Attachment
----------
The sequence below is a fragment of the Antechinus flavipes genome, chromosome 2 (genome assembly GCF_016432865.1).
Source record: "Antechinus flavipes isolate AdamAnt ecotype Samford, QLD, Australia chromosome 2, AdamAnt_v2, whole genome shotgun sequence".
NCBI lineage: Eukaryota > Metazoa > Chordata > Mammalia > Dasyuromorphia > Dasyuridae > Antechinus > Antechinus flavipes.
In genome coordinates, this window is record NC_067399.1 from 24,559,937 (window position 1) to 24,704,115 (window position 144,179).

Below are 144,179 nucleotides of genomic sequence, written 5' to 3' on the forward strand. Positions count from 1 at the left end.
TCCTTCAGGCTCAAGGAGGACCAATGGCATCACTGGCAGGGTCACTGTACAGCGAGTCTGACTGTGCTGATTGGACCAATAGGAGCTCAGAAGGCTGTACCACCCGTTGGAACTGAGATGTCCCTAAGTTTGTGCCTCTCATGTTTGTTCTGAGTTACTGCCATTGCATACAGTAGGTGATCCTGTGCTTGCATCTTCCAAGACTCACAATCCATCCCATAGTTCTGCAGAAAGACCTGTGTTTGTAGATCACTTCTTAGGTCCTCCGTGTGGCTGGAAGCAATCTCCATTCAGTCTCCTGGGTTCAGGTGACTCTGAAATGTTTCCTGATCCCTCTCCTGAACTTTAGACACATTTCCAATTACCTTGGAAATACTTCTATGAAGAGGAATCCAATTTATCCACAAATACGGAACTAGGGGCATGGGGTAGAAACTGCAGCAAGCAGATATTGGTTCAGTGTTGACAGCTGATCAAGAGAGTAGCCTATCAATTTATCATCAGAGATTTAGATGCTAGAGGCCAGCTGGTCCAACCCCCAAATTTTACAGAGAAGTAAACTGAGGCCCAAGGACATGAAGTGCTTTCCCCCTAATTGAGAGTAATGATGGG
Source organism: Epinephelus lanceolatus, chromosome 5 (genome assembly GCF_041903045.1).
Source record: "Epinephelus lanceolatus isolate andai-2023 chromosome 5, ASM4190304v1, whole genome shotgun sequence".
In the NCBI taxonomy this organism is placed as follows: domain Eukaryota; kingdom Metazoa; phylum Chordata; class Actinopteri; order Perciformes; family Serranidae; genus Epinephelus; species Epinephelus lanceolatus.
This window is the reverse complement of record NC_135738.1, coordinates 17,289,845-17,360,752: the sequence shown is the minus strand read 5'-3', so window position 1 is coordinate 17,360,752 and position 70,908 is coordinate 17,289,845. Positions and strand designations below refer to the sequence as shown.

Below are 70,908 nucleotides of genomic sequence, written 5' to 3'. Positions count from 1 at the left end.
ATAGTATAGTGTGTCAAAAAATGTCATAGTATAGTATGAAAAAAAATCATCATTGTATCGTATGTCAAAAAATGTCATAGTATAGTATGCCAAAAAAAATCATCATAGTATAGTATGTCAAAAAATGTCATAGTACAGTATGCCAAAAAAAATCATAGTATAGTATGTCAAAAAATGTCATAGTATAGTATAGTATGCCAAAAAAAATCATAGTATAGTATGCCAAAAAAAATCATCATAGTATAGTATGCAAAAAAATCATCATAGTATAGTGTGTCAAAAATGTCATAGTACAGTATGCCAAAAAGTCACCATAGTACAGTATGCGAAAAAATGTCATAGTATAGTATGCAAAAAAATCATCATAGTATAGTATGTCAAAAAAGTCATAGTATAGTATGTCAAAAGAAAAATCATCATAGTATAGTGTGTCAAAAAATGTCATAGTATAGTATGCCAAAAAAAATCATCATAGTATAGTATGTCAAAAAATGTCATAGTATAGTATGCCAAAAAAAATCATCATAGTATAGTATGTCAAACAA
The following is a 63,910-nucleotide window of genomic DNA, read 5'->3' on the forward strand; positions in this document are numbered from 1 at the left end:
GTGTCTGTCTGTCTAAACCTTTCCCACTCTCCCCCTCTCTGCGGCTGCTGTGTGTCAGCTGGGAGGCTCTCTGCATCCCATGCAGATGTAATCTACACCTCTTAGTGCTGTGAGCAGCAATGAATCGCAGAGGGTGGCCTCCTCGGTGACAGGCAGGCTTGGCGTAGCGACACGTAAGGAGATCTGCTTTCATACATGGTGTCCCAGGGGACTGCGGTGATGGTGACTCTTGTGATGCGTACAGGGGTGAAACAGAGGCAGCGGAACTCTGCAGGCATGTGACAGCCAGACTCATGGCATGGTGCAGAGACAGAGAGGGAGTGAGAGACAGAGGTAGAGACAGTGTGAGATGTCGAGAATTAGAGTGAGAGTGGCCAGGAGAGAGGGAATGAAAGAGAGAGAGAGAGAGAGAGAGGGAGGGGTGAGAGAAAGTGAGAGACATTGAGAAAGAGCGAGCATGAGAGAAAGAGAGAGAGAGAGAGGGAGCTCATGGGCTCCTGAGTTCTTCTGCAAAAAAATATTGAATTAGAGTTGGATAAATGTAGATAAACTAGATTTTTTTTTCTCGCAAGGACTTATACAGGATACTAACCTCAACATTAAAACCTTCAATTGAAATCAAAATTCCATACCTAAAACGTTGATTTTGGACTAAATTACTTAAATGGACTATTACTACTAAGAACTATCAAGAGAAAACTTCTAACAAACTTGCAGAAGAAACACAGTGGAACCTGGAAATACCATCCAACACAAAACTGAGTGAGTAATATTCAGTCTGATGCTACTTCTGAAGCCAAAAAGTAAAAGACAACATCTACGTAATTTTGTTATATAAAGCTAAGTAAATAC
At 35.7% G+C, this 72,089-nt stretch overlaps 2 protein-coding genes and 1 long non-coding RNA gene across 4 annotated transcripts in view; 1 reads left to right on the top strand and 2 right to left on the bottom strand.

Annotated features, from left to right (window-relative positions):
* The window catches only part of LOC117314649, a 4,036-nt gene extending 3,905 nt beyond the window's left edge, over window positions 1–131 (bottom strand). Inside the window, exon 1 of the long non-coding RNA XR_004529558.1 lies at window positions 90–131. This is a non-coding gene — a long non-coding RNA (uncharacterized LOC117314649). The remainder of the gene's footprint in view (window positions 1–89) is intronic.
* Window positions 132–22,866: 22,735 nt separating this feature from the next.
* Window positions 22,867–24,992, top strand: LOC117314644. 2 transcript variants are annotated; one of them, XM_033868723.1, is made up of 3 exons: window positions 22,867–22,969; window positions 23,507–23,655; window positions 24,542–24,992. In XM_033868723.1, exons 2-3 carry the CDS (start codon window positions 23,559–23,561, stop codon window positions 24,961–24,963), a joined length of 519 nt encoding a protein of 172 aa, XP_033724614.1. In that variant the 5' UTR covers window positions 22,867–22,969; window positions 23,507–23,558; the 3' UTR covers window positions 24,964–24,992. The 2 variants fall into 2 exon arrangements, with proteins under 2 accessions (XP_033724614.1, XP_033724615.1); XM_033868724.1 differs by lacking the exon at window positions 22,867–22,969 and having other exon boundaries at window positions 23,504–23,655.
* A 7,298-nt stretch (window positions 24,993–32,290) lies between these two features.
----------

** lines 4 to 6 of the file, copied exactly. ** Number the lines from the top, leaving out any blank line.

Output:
In genome coordinates, this window is record NC_067399.1 from 24,559,937 (window position 1) to 24,704,115 (window position 144,179).

Below are 144,179 nucleotides of genomic sequence, written 5' to 3' on the forward strand. Positions count from 1 at the left end.
TCCTTCAGGCTCAAGGAGGACCAATGGCATCACTGGCAGGGTCACTGTACAGCGAGTCTGACTGTGCTGATTGGACCAATAGGAGCTCAGAAGGCTGTACCACCCGTTGGAACTGAGATGTCCCTAAGTTTGTGCCTCTCATGTTTGTTCTGAGTTACTGCCATTGCATACAGTAGGTGATCCTGTGCTTGCATCTTCCAAGACTCACAATCCATCCCATAGTTCTGCAGAAAGACCTGTGTTTGTAGATCACTTCTTAGGTCCTCCGTGTGGCTGGAAGCAATCTCCATTCAGTCTCCTGGGTTCAGGTGACTCTGAAATGTTTCCTGATCCCTCTCCTGAACTTTAGACACATTTCCAATTACCTTGGAAATACTTCTATGAAGAGGAATCCAATTTATCCACAAATACGGAACTAGGGGCATGGGGTAGAAACTGCAGCAAGCAGATATTGGTTCAGTGTTGACAGCTGATCAAGAGAGTAGCCTATCAATTTATCATCAGAGATTTAGATGCTAGAGGCCAGCTGGTCCAACCCCCAAATTTTACAGAGAAGTAAACTGAGGCCCAAGGACATGAAGTGCTTTCCCCCTAATTGAGAGTAATGATGGG